Countries under the Multi-Country Office (MCO) in Panama continue to feel the socio-economic impact of the pandemic, andthe global burst in energy and food prices.
In Guyana, the Inter-American Development Bank (IDB) conducted an assessment covering 330 health facilitiesand found alarming gaps in the provision of health care, revealing that 24 per cent of the buildings needurgent structural repairs, 20 per cent lack power,and 94 per cent lack potable water. Less than50per centofthe health posts havean ambulance, and hospitals require basic medical supplies or commonly used medications,posing additional barriersto access health services forrefugees and asylum seekers.
In Panama, small and medium-sized pharmacy owners opposed a government decree establishing a 30 per cent discount over 170meds, as their proposal to fulfill the pledge of making medication available at a lower cost, taken after July’s national protests.More than 450 small pharmacies closed their doors for several days, stating that themeasurecould force them to bankruptcy. Mostrefugees and asylum seekersreport that they cannot afford the necessary medical drugs,a situation that worsens for those withchronic disease.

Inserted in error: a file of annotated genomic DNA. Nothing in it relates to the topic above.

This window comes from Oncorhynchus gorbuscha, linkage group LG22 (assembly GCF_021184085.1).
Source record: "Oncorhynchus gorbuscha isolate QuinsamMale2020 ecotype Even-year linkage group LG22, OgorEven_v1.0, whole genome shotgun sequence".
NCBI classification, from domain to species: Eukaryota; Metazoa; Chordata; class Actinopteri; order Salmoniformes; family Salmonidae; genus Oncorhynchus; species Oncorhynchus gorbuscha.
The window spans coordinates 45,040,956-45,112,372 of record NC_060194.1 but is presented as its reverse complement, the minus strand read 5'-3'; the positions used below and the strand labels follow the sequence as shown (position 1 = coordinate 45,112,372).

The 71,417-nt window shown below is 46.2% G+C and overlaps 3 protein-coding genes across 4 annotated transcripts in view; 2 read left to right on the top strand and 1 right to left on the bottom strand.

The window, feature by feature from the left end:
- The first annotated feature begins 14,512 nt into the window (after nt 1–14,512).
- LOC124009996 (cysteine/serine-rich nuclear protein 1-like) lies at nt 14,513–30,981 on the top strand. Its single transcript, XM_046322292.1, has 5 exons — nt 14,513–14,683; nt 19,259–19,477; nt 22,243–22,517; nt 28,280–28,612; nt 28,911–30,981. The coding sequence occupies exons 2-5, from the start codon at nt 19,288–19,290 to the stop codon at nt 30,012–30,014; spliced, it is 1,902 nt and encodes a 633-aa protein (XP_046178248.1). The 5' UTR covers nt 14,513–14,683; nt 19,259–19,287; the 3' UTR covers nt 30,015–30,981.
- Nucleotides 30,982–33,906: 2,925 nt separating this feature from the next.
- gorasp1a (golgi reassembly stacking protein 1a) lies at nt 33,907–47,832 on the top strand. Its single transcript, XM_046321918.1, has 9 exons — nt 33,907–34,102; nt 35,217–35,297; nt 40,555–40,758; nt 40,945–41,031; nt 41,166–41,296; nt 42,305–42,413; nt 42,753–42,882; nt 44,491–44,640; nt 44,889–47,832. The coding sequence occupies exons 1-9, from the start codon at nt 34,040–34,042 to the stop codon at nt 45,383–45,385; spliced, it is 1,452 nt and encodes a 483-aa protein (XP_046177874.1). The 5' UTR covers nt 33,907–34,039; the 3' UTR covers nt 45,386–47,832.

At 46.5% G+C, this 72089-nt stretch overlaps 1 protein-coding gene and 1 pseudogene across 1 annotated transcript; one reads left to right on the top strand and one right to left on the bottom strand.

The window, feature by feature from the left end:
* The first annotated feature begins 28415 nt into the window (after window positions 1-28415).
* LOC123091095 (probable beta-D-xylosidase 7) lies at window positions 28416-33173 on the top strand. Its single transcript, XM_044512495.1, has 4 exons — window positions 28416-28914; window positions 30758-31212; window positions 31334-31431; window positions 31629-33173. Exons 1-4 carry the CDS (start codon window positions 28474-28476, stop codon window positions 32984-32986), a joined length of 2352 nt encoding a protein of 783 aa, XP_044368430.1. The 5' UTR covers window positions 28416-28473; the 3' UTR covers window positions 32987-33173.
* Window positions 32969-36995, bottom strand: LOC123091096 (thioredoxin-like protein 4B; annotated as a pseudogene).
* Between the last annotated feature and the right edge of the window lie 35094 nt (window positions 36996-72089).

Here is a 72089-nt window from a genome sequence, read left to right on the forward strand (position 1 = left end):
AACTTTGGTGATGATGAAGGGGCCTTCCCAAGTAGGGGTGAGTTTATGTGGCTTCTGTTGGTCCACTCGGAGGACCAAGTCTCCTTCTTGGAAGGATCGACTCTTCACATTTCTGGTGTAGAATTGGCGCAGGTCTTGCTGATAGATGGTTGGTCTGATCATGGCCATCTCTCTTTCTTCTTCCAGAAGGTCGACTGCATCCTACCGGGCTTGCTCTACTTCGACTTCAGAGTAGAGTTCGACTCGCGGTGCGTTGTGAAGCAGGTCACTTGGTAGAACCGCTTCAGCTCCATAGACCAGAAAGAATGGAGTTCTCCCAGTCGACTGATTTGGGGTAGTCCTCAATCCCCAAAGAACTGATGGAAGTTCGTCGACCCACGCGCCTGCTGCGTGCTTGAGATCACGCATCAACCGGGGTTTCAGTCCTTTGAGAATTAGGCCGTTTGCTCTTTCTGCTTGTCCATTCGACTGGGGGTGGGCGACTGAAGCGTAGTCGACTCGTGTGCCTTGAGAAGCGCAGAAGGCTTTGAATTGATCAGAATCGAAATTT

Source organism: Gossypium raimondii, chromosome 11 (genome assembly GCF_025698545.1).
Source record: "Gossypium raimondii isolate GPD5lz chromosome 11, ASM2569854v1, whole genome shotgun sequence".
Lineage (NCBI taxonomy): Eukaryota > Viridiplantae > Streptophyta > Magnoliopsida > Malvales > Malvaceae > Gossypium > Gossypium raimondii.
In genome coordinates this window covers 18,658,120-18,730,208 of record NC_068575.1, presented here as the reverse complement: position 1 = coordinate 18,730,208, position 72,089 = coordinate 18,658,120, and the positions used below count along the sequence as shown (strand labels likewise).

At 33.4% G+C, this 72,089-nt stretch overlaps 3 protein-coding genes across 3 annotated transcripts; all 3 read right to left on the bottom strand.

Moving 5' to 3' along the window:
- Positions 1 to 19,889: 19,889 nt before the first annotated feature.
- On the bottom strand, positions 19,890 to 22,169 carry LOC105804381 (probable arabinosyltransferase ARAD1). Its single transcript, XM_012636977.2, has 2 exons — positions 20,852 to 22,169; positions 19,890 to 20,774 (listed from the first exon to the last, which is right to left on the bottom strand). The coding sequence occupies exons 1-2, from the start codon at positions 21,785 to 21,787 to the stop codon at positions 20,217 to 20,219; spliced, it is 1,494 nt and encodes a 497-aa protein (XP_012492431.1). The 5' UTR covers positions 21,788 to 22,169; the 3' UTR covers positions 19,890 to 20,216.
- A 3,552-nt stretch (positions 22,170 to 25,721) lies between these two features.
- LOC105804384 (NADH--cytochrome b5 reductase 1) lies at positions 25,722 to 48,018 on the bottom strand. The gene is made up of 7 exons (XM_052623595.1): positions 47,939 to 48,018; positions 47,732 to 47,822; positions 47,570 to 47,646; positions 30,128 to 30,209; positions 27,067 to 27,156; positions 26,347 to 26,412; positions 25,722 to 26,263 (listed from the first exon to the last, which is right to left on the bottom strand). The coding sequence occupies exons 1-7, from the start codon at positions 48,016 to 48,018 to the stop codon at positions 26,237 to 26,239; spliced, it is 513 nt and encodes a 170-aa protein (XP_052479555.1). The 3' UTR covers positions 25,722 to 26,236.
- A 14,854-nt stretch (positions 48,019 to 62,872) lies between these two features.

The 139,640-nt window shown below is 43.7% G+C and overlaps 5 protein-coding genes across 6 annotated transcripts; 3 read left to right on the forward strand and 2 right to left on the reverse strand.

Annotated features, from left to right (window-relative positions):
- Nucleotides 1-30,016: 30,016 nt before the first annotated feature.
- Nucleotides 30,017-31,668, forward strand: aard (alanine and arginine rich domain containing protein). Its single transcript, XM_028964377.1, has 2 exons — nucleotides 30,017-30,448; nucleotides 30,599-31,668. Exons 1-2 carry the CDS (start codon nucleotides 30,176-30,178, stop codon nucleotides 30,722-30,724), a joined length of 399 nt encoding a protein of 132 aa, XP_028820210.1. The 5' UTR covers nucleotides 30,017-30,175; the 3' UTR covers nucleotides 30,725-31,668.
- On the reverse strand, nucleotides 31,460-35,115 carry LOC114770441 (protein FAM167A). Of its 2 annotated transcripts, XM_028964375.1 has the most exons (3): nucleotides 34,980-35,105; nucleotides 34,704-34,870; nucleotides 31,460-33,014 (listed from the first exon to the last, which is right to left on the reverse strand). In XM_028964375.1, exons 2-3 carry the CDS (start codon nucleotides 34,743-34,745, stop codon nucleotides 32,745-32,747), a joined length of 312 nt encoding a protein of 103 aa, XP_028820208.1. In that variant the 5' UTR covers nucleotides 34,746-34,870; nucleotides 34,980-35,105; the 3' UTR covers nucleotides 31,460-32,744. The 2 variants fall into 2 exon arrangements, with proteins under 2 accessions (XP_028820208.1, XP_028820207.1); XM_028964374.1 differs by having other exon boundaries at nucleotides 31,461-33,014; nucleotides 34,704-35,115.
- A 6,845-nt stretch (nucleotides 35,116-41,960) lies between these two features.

In Suriname, protests against ongoing government corruption scandals are spreading, while in Cubathe economic challenges due to thefallout from the COVID pandemiccontinue to affect the island and its population, with extensive electricity cuts and petrol shortages